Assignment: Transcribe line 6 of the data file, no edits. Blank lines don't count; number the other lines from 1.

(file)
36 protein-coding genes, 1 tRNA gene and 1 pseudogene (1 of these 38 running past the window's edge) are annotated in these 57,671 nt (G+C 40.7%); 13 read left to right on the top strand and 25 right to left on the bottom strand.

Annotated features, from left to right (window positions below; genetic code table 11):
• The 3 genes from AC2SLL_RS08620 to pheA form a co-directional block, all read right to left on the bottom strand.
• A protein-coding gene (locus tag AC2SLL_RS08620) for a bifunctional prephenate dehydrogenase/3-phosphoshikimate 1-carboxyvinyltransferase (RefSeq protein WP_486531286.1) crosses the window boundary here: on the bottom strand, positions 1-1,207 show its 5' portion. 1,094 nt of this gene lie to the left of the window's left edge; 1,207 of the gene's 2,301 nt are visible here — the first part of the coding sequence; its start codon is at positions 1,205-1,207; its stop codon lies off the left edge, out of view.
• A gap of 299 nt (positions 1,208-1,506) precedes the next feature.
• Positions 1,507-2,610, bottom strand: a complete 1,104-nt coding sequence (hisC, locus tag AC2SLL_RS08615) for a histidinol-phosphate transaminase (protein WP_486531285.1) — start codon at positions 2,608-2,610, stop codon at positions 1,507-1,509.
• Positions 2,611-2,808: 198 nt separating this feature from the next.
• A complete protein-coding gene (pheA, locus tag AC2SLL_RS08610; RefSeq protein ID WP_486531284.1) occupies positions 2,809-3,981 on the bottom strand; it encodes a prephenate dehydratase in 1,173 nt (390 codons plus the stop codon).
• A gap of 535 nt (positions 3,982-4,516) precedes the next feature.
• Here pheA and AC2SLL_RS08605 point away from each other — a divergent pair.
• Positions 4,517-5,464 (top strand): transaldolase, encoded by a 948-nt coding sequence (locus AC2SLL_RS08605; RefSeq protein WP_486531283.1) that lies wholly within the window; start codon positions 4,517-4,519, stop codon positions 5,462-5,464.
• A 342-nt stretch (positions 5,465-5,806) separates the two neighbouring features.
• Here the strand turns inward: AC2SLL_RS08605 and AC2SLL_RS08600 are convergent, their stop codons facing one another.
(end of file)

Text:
• Positions 1,507-2,610, bottom strand: a complete 1,104-nt coding sequence (hisC, locus tag AC2SLL_RS08615) for a histidinol-phosphate transaminase (protein WP_486531285.1) — start codon at positions 2,608-2,610, stop codon at positions 1,507-1,509.